Prostate Cancer Diagnosis
Your diagnosis and staging are developed by the data collected from your behind-the-scenes cancer team. This team includes your clinician, lab technicians, and pathologists. Each bring with them data and information that gives personal insight into your diagnosis.
The pathologist report gives your clinician information about your tissue on a microscopic level to help them further diagnose and stage any cancer present.
Your clinician gathers all the information available to them from each test to help determine if you have cancer and what kind of cancer it is.
Once the cancer has been diagnosed, your clinician will stage it according to how far it has progressed, typically by using the TNM system*. Often times this can include additional testing to see if the cancer has spread.
- Tumor: How big is the tumor? Where is the tumor?
- Node: Has the tumor spread into the lymph nodes?
- Metastasis: Has the cancer spread to other parts of the body?
Prostate Cancer Staging
Stage 1 – grows slowly, the tumor cannot be felt, low PSA levels.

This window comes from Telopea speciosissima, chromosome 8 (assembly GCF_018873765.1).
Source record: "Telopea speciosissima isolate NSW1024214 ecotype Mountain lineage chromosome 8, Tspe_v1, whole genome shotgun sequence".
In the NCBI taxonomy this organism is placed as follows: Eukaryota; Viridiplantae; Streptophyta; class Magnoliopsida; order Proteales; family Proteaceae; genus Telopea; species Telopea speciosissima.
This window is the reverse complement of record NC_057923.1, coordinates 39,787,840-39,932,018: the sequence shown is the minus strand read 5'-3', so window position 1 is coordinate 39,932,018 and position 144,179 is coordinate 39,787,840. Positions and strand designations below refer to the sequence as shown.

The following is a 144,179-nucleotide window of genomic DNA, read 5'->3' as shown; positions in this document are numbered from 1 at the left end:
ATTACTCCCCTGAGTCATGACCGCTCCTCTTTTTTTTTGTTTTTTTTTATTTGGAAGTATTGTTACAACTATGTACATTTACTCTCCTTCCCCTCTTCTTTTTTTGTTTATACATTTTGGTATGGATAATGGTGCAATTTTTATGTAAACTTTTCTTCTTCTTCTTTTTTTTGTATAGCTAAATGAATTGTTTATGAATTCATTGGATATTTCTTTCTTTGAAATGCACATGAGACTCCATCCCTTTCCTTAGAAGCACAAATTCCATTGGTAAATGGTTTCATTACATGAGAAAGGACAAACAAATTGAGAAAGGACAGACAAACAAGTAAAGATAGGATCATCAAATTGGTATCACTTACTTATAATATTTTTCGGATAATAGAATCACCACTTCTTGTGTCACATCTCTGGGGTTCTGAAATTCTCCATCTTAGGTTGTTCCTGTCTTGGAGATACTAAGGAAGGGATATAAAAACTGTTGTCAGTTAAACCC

Stage 2 – tumor only found in the prostate, medium/low PSA levels, potential increased risk of the cancer growing and spreading
- 2a – cancer cells are well-differentiated, larger tumors but contained in the prostate
- 2b – medium PSA levels, the tumor may be large enough to feel during DRE, cancer cells are moderately differentiated
- 2c – medium PSA levels, the tumor may be large enough to feel during DRE, cancer cells are poorly differentiated.
Stage 3 – the tumor is growing, high PSA levels
- 3a – cancer has spread to tissue near the prostate
- 3b – the tumor has grown outside the prostate
- 3c – cancer cells are poorly differentiated throughout the tumor.
Stage 4 – the cancer has spread beyond the prostate
- 4a – cancer has spread to the lymph nodes in the same area
- 4b – cancer has spread to other parts of the body
Recurrent – Prostate cancer that comes back after treatment